The Washington D.C. Guide
Locals say the vibe in DC, from popularity of neighborhoods to the real estate market, changes depending on the administration. While we can’t tell for sure, we do notice a palpable shift in fashionable areas of town as this term comes to a close. A previously hot Georgetown seems to now have more cupcake shops than restaurants, while an edgier U Street and the urban Chinatown/Penn Quarter area boom. Check out the best of DC’s most happening neighborhoods plus our new and classic favorites from all around the nation’s capital.
Jaleo480 Seventh St. NW, Downtown | 202.628.7949
José Andrés laid the foundation for the Chinatown/Penn Quarter dining scene, with a number of unique restaurants within just a few blocks. (Mediterranean Zaytinya and Mexican-inspired Oyamel have also become neighborhood favorites.) Jaleo introduced authentic Spanish tapas to the city when it originally opened in 1993. The impressive menu remains, with a slight revamp including additions like black-footed Spanish pig’s feet and six new types of gin and tonics (one of Andrés’ favorite drinks). Barcelona-based designer and architect Juli Capella’s goal was to express the meaning of Jaleo (translation: merrymaking and revelry) and she succeeds. From the bright pops of color to copious beaded curtains, all that’s missing is Almodóvar.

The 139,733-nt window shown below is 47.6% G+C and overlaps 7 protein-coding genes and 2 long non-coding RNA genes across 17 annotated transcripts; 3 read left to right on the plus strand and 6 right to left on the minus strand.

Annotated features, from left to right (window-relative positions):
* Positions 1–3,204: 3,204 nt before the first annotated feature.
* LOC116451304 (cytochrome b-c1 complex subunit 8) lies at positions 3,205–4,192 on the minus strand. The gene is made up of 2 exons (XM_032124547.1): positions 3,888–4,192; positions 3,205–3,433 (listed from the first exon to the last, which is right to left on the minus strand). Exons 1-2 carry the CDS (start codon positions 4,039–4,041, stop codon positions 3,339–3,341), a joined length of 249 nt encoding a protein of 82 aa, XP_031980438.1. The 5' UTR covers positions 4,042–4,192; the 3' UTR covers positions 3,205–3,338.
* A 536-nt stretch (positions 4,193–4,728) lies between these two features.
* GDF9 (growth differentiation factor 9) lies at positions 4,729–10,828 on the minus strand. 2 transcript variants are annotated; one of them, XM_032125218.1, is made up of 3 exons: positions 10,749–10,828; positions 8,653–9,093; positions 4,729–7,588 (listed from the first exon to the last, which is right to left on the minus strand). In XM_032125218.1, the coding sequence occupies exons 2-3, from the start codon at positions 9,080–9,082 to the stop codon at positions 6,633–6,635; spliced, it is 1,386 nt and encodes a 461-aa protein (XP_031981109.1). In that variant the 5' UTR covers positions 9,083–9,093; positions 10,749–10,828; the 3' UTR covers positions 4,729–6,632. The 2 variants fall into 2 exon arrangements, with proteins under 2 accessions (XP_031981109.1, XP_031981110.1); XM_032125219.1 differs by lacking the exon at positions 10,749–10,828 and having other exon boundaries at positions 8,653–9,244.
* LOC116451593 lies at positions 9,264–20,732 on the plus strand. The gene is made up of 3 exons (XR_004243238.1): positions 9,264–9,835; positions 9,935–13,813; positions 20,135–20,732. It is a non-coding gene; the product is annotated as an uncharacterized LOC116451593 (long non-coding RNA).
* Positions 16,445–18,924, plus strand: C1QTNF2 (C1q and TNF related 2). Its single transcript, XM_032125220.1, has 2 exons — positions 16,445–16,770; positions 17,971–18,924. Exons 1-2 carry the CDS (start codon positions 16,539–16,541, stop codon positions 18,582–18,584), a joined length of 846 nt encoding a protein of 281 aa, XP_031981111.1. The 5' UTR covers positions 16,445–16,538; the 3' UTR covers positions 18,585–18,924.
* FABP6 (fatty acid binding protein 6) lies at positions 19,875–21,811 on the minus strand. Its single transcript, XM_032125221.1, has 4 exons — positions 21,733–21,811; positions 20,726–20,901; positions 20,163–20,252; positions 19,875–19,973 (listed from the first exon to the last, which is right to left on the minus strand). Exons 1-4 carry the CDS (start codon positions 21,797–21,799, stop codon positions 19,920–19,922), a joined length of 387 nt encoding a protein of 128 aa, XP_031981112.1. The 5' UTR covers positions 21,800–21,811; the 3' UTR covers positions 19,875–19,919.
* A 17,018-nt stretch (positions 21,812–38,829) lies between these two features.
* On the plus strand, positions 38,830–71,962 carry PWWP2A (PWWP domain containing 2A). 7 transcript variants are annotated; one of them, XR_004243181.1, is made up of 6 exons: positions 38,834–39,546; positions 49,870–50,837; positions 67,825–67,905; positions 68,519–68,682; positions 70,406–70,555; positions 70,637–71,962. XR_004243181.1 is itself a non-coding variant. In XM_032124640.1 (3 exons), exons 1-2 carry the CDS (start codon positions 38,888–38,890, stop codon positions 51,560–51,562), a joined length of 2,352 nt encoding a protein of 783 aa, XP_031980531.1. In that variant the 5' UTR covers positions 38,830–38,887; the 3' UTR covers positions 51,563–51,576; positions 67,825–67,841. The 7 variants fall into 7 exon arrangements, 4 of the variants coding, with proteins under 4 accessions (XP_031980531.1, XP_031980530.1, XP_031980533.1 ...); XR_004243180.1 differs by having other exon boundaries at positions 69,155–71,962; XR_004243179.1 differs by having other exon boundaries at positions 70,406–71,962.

Ben’s Chili Bowl1213 U St. NW, Cardozo | 202.667.0909
D.C. natives will tell you that Ben’s Chili Bowl is the most D.C. place in D.C. They have multiple locations (including one in the Ronald Reagan airport, at Nationals Park, and FedEx Field) but the original one is on U Street. It’s the kind of beloved dive spot where you order at the counter (although table service is available for parties of five ore more), and you don’t come for the salad bowl. As the name suggests, it’s all about the chili dogs, chili burgers, and chili fries. That said, there are a lot of veg-friendly options, from vegetarian chili to veggie burgers.
Marvin2007 14th St. NW, Cardozo | 202.797.7171
With a soundtrack of funk, ska, and jazz created by a member of Thievery Corporation, a menu that blends Belgian classics with the flavors of the neighborhood (think fried chicken with Belgian waffles), and a very happening year-round rooftop beer garden, Marvin is one of the coolest places on the block. Go upstairs on the weekend to party or downstairs for a relaxed meal during the week.
Taylor Gourmet1200 19th St. NW, Dupont Circle | 202.775.2005